Contents in 1990


no. dating title

1

1/18

- - -

New Year's Resolution

2

1/25

- - -

Superstition

3

2/15

- - -

Favorite Word

4

2/22

- - -

Earthquake

5

3/1

- - -

Live For Myself

6

3/8

- - -

Kamakura

7

3/22

- - -

Best Trip

8

4/5

- - -

Space

9

4/12

- - -

A Reader's Column

10

4/19

- - -

A Seasonal Changing Of Clothing

11

5/17

- - -

A Sudden Disease Of My Husband

12

5/24

- - -

Yokan

13

9/6

- - -

Trip To Izu Peninsula

14

9/27

- - -

A Cluster-Amaryllis

15

10/4

- - -

Aids In Soviet

16

11/15

- - -

Tataki Of Bonito

17

11/22

- - -

Themes In Mind

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January 18, 1990


New Year's Resolution


My theme of this year is "Simple life." But it has been my theme for many years. Anyway I want to live a simple life in the mental and material sense.

Nowadays there are so many attractive things around us that our small space is full of unnecessary things immediately. So is my house. So is my life. I want to get rid of a lot of junk, and to live with only favorite things around me.

On the other hand, I like books, china, music and so on. I need and want books, a big cupboard, and a set of audio system, tapes and other things like that. I have been in a dilemma between the two desires for long.

This story reminds me of an episode of Mark Twain. Once he said, "To stop smoking is very easy, because I tried it over twenty times." If I had succeeded in realizing a simple life, I wouldn't have picked up this theme.

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January 25, 1990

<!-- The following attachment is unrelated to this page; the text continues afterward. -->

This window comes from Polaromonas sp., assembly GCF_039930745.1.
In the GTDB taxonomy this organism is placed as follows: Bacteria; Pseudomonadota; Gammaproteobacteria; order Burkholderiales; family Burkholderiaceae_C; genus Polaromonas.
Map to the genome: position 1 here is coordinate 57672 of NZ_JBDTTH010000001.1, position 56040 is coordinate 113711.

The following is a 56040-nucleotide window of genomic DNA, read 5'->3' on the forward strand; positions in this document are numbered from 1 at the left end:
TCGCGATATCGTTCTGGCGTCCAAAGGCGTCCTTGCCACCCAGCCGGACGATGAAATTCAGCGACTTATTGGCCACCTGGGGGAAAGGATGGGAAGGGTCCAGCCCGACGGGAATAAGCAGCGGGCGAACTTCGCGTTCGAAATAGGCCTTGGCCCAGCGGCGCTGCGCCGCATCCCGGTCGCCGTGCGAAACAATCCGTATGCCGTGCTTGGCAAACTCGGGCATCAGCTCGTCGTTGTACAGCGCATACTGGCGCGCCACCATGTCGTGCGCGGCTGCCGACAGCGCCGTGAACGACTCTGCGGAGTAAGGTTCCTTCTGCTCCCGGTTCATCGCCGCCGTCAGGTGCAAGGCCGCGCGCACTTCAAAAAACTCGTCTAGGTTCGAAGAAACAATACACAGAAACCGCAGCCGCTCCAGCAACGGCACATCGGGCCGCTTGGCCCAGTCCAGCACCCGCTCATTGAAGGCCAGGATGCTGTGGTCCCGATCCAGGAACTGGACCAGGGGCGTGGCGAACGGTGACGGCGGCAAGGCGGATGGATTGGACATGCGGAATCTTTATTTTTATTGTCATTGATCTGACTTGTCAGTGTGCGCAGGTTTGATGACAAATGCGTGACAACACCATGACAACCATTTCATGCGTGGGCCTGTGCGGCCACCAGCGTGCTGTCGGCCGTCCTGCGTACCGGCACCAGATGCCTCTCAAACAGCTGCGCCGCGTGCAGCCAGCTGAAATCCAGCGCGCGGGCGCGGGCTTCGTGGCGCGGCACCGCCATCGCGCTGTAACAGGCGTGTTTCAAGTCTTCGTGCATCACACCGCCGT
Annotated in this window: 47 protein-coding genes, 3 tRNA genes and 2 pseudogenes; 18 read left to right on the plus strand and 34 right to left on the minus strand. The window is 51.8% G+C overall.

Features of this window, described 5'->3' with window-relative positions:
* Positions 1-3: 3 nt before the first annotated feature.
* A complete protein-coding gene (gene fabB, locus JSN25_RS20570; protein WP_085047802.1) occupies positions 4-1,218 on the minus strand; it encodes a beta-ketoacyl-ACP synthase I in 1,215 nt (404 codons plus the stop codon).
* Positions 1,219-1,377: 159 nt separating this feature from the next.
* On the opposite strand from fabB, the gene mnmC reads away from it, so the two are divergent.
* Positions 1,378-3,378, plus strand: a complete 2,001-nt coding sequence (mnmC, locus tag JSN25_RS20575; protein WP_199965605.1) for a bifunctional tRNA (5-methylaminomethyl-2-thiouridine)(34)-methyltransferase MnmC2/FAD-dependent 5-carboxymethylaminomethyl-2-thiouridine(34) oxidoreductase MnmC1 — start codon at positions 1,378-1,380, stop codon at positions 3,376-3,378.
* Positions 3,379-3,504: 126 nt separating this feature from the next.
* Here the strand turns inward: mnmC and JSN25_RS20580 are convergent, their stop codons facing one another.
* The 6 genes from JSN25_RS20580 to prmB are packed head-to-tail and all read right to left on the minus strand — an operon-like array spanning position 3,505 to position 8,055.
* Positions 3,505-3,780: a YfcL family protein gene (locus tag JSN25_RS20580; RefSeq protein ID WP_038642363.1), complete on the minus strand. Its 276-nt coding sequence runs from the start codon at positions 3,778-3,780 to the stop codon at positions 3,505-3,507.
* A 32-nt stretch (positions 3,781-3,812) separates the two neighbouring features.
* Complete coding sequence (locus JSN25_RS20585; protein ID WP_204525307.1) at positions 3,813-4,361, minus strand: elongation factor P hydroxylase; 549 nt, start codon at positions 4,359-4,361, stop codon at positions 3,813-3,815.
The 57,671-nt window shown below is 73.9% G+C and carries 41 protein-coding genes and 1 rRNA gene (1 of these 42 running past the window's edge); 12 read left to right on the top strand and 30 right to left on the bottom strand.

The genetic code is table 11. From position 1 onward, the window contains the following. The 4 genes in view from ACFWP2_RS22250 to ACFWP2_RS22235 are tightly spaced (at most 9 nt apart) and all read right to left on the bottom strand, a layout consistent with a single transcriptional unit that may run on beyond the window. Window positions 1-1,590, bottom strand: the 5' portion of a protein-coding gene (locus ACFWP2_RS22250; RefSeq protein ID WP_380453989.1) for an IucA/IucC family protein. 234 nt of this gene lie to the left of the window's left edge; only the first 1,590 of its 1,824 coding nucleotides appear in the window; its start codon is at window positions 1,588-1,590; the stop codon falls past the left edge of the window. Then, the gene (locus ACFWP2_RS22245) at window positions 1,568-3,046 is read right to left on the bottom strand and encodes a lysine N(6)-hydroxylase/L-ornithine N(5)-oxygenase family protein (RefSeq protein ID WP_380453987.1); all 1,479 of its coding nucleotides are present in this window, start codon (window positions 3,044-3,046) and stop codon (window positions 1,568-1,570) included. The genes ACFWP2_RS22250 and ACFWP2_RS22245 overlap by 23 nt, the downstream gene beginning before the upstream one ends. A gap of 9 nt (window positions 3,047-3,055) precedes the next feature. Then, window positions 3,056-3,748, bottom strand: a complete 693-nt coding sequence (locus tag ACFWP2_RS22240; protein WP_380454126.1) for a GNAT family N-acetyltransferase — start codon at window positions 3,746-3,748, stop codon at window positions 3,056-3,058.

Superstition


When I was a child, my grandmother often said to us, "Don't lie down after meals, or you'll become a cow." "Don't whistle at night, or snakes will crawl out of the dark."

As I was not a well-behaved girl, I said why and I did what she forbade on purpose. By the way there are two kinds of superstitions in the world. One group consists of the rules of manners. And the other is based on scientific theory.

The former two examples belong to the group of manners.
An unlucky quarter in building the house is an example of the latter group. To place the kitchen in the southeastern corner is not good, because the high temperature damages food in Japan. All the superstitions are not unbelievable.

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February 15, 1990


Favorite Word


To tell the truth I don't have any special phrase I like best. In other words there are so many words, turms or phrases that I can't mention them all.

I like some of them because of their meanings, and some because of their sounds. For example I like the Japanese word "Akogare" meaning "longing", because its sound makes me nostalgic. I like the German word "Sehnsucht" which also means "longing." I like its original meaning, that is "Eagerness to see." But I don't like the English word of the similar meaning "Adoration" so much because of its sound.

By the way, three of my favorite phrases are, 'Nothing comes from nothing,' 'Let the matter take its own course,' and 'Every cloud has a silver lining.' It seems those phrases reveal my optimism.